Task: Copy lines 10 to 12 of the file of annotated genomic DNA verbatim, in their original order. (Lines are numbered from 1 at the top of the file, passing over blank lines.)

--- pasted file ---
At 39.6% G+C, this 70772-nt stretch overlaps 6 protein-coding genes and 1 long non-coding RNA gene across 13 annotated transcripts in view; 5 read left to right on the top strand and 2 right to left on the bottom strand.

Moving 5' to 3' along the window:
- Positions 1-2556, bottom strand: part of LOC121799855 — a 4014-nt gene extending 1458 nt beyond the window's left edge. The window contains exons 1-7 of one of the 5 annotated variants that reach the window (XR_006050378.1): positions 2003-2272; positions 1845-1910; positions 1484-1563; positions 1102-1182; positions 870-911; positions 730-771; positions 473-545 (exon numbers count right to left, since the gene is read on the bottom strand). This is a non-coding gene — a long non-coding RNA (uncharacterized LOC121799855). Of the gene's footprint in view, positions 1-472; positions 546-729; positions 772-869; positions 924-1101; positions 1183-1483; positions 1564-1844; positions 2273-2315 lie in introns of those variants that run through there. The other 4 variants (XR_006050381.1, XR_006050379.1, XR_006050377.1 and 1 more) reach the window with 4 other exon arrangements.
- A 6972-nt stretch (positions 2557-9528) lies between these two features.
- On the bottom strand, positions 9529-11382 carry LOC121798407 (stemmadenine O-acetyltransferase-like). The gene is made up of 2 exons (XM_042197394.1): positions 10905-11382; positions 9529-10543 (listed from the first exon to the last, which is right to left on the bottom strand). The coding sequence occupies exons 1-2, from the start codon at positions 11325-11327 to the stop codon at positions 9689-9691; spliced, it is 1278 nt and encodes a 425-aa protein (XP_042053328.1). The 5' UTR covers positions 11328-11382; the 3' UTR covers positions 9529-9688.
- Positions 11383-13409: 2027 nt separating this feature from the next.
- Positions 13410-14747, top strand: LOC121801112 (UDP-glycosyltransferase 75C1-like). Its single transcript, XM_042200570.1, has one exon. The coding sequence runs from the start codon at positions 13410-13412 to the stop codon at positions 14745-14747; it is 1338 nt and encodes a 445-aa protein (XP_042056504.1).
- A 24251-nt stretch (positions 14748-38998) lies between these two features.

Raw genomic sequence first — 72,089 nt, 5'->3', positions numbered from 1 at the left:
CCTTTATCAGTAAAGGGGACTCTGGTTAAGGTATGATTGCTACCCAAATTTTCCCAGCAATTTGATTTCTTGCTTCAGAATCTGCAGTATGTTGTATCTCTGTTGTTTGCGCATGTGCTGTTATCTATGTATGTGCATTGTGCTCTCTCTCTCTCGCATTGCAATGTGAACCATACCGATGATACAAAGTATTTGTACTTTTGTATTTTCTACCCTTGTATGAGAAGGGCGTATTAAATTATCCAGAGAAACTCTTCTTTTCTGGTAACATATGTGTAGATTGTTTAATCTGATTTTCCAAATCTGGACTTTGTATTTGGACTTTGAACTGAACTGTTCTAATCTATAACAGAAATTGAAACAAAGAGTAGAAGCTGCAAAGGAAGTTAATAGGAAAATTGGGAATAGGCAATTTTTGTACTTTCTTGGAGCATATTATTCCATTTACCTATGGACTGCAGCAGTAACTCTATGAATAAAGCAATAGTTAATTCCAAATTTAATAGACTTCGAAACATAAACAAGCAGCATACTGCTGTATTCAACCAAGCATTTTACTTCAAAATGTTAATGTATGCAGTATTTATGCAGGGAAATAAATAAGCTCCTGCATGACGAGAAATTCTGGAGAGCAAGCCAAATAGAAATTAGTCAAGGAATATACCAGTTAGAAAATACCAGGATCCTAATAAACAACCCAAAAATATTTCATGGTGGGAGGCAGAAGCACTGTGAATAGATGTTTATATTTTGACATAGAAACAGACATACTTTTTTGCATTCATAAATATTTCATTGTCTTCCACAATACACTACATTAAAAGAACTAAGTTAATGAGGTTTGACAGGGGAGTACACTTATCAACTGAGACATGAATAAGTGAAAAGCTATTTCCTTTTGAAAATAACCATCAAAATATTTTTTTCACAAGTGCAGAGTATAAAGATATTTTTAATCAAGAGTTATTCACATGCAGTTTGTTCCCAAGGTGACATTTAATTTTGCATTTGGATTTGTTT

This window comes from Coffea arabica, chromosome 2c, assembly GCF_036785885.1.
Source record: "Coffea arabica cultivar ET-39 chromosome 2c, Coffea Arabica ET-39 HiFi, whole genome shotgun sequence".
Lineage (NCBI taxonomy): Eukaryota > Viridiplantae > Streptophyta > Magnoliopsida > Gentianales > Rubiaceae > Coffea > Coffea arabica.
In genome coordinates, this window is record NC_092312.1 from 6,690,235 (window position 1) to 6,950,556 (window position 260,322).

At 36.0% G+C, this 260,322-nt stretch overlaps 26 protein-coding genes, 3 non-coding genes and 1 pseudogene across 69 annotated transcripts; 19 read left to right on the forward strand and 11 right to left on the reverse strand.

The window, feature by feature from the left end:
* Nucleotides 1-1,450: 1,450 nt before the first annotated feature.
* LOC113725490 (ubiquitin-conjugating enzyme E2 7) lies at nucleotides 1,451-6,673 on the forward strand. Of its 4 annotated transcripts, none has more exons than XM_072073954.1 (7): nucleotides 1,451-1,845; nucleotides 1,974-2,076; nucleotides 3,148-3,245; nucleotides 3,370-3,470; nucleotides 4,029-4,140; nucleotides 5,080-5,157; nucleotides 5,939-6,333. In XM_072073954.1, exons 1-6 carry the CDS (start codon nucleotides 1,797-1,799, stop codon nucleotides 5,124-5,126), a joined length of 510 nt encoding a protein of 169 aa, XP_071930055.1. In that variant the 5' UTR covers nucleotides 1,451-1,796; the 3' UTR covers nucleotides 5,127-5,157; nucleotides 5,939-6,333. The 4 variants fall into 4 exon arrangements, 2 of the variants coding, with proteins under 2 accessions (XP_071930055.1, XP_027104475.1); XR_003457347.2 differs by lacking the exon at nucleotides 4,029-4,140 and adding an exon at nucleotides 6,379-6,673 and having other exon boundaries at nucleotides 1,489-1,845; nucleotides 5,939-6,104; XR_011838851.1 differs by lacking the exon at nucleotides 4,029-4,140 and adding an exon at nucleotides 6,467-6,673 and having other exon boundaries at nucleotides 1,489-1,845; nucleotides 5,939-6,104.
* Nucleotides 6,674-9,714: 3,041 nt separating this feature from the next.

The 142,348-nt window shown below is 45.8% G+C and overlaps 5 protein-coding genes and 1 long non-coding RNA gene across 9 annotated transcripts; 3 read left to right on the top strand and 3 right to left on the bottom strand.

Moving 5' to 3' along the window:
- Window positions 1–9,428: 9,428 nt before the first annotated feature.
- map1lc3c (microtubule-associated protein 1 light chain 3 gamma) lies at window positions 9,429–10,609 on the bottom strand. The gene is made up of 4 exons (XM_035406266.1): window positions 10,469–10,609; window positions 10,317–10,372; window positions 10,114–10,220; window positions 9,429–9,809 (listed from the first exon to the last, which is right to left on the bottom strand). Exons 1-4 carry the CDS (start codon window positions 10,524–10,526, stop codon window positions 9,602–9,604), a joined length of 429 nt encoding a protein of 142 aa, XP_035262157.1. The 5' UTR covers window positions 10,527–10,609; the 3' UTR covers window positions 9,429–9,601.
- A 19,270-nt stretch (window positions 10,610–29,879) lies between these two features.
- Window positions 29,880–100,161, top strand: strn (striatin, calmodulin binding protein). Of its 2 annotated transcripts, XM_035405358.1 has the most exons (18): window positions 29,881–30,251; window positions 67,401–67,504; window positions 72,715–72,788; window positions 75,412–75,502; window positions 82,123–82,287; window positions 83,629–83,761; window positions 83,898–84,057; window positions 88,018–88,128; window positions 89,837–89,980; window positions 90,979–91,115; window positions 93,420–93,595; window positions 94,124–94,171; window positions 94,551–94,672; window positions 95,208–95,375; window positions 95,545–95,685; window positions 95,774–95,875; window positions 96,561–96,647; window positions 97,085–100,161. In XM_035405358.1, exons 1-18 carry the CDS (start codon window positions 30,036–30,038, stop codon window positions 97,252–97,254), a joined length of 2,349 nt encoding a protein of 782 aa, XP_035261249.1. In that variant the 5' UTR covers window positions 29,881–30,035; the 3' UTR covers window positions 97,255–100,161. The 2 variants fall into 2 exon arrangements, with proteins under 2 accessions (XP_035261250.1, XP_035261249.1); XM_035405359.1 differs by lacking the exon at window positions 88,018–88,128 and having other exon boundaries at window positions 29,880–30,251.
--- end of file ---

CCTTTATCAGTAAAGGGGACTCTGGTTAAGGTATGATTGCTACCCAAATTTTCCCAGCAATTTGATTTCTTGCTTCAGAATCTGCAGTATGTTGTATCTCTGTTGTTTGCGCATGTGCTGTTATCTATGTATGTGCATTGTGCTCTCTCTCTCTCGCATTGCAATGTGAACCATACCGATGATACAAAGTATTTGTACTTTTGTATTTTCTACCCTTGTATGAGAAGGGCGTATTAAATTATCCAGAGAAACTCTTCTTTTCTGGTAACATATGTGTAGATTGTTTAATCTGATTTTCCAAATCTGGACTTTGTATTTGGACTTTGAACTGAACTGTTCTAATCTATAACAGAAATTGAAACAAAGAGTAGAAGCTGCAAAGGAAGTTAATAGGAAAATTGGGAATAGGCAATTTTTGTACTTTCTTGGAGCATATTATTCCATTTACCTATGGACTGCAGCAGTAACTCTATGAATAAAGCAATAGTTAATTCCAAATTTAATAGACTTCGAAACATAAACAAGCAGCATACTGCTGTATTCAACCAAGCATTTTACTTCAAAATGTTAATGTATGCAGTATTTATGCAGGGAAATAAATAAGCTCCTGCATGACGAGAAATTCTGGAGAGCAAGCCAAATAGAAATTAGTCAAGGAATATACCAGTTAGAAAATACCAGGATCCTAATAAACAACCCAAAAATATTTCATGGTGGGAGGCAGAAGCACTGTGAATAGATGTTTATATTTTGACATAGAAACAGACATACTTTTTTGCATTCATAAATATTTCATTGTCTTCCACAATACACTACATTAAAAGAACTAAGTTAATGAGGTTTGACAGGGGAGTACACTTATCAACTGAGACATGAATAAGTGAAAAGCTATTTCCTTTTGAAAATAACCATCAAAATATTTTTTTCACAAGTGCAGAGTATAAAGATATTTTTAATCAAGAGTTATTCACATGCAGTTTGTTCCCAAGGTGACATTTAATTTTGCATTTGGATTTGTTT

This window comes from Coffea arabica, chromosome 2c, assembly GCF_036785885.1.
Source record: "Coffea arabica cultivar ET-39 chromosome 2c, Coffea Arabica ET-39 HiFi, whole genome shotgun sequence".